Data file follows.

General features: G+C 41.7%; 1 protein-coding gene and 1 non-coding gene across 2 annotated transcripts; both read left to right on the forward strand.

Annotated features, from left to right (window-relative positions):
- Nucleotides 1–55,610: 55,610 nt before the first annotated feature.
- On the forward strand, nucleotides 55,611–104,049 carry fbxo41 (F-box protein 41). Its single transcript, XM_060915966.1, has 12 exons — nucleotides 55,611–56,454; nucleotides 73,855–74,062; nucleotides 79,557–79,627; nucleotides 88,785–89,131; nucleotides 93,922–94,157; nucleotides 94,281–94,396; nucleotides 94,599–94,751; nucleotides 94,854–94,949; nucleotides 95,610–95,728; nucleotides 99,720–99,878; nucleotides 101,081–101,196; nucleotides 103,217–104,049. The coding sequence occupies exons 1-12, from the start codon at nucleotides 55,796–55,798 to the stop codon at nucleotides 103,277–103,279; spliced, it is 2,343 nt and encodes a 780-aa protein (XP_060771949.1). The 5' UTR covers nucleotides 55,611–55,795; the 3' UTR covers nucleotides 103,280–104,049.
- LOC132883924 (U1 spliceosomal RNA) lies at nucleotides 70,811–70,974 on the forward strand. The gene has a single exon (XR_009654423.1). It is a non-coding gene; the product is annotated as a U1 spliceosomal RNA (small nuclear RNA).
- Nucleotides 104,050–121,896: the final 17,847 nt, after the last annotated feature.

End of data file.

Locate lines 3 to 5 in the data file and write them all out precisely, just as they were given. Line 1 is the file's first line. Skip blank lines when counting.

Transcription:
- Nucleotides 1–55,610: 55,610 nt before the first annotated feature.
- On the forward strand, nucleotides 55,611–104,049 carry fbxo41 (F-box protein 41). Its single transcript, XM_060915966.1, has 12 exons — nucleotides 55,611–56,454; nucleotides 73,855–74,062; nucleotides 79,557–79,627; nucleotides 88,785–89,131; nucleotides 93,922–94,157; nucleotides 94,281–94,396; nucleotides 94,599–94,751; nucleotides 94,854–94,949; nucleotides 95,610–95,728; nucleotides 99,720–99,878; nucleotides 101,081–101,196; nucleotides 103,217–104,049. The coding sequence occupies exons 1-12, from the start codon at nucleotides 55,796–55,798 to the stop codon at nucleotides 103,277–103,279; spliced, it is 2,343 nt and encodes a 780-aa protein (XP_060771949.1). The 5' UTR covers nucleotides 55,611–55,795; the 3' UTR covers nucleotides 103,280–104,049.
- LOC132883924 (U1 spliceosomal RNA) lies at nucleotides 70,811–70,974 on the forward strand. The gene has a single exon (XR_009654423.1). It is a non-coding gene; the product is annotated as a U1 spliceosomal RNA (small nuclear RNA).